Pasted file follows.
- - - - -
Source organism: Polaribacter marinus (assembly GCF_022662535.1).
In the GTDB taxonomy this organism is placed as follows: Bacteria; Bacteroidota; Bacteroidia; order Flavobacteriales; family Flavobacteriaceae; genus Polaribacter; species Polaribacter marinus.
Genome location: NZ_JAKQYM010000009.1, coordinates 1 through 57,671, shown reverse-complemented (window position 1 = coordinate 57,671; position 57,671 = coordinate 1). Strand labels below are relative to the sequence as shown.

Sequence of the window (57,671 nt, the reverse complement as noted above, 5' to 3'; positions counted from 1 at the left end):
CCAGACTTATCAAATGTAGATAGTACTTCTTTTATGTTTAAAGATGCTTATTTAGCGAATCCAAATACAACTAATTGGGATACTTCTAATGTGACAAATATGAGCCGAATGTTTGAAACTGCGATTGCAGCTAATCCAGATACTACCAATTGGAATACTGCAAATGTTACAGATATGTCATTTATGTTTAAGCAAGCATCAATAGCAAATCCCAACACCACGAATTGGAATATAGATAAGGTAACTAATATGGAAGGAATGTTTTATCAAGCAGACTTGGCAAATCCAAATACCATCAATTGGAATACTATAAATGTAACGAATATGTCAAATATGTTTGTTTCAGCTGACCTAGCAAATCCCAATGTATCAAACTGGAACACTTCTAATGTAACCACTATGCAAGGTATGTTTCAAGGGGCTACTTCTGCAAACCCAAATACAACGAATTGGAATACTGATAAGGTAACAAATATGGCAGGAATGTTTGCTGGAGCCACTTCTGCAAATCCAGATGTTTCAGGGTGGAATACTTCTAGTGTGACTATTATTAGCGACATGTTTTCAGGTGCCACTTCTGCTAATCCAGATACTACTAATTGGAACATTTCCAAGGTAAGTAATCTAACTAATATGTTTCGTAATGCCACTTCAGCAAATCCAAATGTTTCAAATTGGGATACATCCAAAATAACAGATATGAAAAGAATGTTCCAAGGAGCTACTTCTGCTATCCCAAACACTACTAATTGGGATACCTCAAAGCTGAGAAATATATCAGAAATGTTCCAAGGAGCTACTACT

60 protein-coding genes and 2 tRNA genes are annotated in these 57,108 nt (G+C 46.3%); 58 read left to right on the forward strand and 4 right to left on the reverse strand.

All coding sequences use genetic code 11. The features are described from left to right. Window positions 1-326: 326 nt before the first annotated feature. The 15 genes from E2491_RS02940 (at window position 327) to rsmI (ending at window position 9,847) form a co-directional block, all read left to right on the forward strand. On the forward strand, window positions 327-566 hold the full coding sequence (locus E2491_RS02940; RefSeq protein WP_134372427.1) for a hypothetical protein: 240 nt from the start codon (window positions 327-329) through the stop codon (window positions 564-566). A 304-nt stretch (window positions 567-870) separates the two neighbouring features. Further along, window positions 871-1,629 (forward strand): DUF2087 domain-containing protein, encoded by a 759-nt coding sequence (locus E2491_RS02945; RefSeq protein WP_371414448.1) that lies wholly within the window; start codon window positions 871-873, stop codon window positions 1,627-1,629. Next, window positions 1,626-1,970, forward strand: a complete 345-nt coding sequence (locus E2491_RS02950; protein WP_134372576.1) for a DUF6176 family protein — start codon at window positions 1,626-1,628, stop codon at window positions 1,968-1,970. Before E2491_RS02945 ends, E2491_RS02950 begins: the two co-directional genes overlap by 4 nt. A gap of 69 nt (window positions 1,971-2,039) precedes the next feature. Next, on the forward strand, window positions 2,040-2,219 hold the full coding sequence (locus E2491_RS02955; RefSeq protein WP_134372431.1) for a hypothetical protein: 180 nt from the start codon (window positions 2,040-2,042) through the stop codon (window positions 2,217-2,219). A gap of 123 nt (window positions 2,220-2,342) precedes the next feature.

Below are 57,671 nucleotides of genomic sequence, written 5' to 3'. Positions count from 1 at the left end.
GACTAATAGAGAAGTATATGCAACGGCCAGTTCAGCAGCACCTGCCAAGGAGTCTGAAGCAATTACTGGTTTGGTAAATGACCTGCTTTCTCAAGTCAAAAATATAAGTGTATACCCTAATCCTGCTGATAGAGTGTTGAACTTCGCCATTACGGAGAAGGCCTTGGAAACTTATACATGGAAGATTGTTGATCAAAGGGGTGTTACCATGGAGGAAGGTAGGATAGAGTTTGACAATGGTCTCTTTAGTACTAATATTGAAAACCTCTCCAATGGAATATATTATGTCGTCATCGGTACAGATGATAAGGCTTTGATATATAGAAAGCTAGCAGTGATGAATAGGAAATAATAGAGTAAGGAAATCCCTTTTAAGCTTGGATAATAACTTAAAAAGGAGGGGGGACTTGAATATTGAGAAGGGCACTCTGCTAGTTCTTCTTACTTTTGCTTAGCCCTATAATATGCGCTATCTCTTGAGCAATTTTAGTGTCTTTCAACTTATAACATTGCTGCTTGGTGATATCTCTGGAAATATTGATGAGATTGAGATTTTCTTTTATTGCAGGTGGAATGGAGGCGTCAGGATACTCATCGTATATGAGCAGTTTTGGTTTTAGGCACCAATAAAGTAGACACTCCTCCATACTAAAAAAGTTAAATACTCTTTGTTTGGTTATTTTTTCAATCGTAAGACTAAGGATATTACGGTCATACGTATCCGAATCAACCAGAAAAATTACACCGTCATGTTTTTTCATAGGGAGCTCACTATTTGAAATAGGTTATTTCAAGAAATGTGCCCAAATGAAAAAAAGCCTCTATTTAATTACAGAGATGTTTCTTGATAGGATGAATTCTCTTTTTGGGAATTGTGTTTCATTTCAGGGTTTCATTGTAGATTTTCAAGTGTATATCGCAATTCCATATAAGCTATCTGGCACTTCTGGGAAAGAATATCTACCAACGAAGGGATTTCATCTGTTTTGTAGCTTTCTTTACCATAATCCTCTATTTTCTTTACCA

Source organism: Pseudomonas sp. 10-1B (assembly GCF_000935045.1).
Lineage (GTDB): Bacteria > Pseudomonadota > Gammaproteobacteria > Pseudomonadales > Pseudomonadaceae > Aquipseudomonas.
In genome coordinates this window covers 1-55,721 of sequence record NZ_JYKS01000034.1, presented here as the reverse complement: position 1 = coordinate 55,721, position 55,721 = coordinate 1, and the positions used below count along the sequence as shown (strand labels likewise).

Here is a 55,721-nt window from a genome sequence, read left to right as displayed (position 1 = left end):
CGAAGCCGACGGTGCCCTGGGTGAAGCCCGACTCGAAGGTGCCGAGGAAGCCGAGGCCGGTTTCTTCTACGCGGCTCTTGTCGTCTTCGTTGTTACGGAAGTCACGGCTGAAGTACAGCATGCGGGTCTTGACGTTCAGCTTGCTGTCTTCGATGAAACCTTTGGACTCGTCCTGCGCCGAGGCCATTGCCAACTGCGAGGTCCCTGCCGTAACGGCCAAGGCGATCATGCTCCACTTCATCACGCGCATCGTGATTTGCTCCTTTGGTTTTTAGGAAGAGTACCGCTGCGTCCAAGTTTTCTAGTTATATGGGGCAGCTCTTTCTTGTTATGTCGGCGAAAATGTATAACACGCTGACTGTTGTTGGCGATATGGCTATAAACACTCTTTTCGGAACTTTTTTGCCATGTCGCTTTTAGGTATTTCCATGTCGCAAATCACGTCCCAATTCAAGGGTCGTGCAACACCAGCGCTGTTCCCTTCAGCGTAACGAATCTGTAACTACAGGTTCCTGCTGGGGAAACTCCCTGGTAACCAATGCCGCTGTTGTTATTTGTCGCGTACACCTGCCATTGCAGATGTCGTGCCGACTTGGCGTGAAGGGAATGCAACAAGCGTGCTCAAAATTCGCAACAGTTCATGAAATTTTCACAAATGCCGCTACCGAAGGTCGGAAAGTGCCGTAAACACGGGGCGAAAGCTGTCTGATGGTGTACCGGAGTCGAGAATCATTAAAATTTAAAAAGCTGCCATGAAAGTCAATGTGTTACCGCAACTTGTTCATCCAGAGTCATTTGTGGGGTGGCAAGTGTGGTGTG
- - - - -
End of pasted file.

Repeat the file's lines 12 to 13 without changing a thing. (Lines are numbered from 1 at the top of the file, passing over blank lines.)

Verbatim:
In genome coordinates this window covers 1-55,721 of sequence record NZ_JYKS01000034.1, presented here as the reverse complement: position 1 = coordinate 55,721, position 55,721 = coordinate 1, and the positions used below count along the sequence as shown (strand labels likewise).

Here is a 55,721-nt window from a genome sequence, read left to right as displayed (position 1 = left end):